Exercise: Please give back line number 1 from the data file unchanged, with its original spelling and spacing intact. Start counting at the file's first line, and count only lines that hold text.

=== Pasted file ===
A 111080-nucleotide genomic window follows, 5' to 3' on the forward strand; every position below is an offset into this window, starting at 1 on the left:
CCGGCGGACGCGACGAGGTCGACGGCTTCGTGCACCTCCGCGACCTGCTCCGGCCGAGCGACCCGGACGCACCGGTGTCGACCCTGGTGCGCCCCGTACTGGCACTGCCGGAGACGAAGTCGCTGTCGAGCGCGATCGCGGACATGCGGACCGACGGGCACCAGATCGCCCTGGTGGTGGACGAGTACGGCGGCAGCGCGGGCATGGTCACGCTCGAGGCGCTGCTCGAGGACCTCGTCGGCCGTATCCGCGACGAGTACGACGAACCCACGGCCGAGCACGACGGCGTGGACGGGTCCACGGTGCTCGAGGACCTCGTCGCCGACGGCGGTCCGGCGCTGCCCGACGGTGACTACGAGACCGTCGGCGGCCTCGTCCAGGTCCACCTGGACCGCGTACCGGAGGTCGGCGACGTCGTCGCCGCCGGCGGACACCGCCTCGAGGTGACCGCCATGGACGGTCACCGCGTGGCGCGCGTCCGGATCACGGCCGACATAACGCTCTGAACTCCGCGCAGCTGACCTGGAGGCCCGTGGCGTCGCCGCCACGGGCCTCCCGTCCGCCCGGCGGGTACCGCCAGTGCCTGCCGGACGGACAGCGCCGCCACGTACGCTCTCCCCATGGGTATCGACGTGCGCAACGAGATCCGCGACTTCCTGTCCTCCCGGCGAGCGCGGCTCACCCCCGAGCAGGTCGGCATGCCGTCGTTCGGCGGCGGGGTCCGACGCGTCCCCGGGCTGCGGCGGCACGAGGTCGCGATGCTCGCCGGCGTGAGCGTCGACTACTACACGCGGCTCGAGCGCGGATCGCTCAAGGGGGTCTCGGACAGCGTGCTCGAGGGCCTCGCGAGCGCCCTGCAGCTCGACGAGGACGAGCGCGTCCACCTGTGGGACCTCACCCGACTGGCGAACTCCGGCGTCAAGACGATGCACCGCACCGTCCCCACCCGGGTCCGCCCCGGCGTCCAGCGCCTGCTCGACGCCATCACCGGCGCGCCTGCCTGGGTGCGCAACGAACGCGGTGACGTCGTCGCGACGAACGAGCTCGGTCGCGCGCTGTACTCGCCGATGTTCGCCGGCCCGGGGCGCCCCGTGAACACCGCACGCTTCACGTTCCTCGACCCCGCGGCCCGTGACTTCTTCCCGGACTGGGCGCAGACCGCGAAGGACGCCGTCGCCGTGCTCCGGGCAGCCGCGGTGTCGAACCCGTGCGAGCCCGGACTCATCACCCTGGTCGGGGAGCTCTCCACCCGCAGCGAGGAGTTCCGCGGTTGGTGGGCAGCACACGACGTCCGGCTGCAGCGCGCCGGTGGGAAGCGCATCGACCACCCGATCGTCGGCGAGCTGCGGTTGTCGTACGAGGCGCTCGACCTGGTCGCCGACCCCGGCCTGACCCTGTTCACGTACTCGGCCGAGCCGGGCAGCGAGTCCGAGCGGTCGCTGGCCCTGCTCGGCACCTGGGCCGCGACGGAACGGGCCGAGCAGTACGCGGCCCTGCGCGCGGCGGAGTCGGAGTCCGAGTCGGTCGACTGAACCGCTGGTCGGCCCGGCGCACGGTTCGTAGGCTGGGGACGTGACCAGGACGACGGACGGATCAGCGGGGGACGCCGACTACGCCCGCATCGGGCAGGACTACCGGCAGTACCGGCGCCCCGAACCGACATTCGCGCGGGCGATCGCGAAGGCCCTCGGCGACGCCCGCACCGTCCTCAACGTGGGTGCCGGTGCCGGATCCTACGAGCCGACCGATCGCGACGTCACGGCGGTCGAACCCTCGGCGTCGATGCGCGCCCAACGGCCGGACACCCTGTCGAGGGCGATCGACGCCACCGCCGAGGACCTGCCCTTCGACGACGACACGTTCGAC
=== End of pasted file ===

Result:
A 111080-nucleotide genomic window follows, 5' to 3' on the forward strand; every position below is an offset into this window, starting at 1 on the left: